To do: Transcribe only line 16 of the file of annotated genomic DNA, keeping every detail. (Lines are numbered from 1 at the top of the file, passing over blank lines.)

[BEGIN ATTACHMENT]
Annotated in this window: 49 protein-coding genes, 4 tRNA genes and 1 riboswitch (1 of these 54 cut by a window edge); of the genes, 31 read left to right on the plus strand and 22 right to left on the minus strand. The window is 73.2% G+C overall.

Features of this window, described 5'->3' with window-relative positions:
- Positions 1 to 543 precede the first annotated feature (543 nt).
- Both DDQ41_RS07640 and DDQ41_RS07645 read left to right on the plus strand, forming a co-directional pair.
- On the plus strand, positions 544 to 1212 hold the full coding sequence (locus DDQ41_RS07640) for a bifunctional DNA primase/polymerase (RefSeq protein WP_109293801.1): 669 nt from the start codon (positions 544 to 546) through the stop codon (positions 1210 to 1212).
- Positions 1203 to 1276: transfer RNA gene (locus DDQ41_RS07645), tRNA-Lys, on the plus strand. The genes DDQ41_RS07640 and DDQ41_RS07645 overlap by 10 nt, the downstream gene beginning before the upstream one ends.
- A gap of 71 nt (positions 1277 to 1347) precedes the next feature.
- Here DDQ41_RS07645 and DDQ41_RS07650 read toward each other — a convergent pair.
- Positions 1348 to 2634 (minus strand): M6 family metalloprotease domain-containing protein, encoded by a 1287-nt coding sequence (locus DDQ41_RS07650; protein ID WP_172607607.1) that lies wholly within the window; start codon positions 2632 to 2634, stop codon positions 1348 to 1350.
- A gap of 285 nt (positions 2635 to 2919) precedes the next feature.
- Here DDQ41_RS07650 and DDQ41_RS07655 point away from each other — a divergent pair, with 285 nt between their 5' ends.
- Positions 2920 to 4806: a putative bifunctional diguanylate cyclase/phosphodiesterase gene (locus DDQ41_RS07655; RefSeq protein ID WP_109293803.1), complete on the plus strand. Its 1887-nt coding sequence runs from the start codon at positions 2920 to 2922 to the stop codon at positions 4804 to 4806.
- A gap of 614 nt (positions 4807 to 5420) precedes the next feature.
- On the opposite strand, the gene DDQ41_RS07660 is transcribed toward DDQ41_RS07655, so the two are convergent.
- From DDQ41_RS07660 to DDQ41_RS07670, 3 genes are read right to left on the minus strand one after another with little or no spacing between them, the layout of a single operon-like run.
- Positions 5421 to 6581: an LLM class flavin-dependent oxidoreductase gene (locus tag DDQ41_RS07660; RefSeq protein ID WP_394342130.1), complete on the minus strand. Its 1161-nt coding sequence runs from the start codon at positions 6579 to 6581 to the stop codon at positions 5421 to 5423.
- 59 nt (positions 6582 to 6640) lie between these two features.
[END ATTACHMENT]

- Positions 5421 to 6581: an LLM class flavin-dependent oxidoreductase gene (locus tag DDQ41_RS07660; RefSeq protein ID WP_394342130.1), complete on the minus strand. Its 1161-nt coding sequence runs from the start codon at positions 6579 to 6581 to the stop codon at positions 5421 to 5423.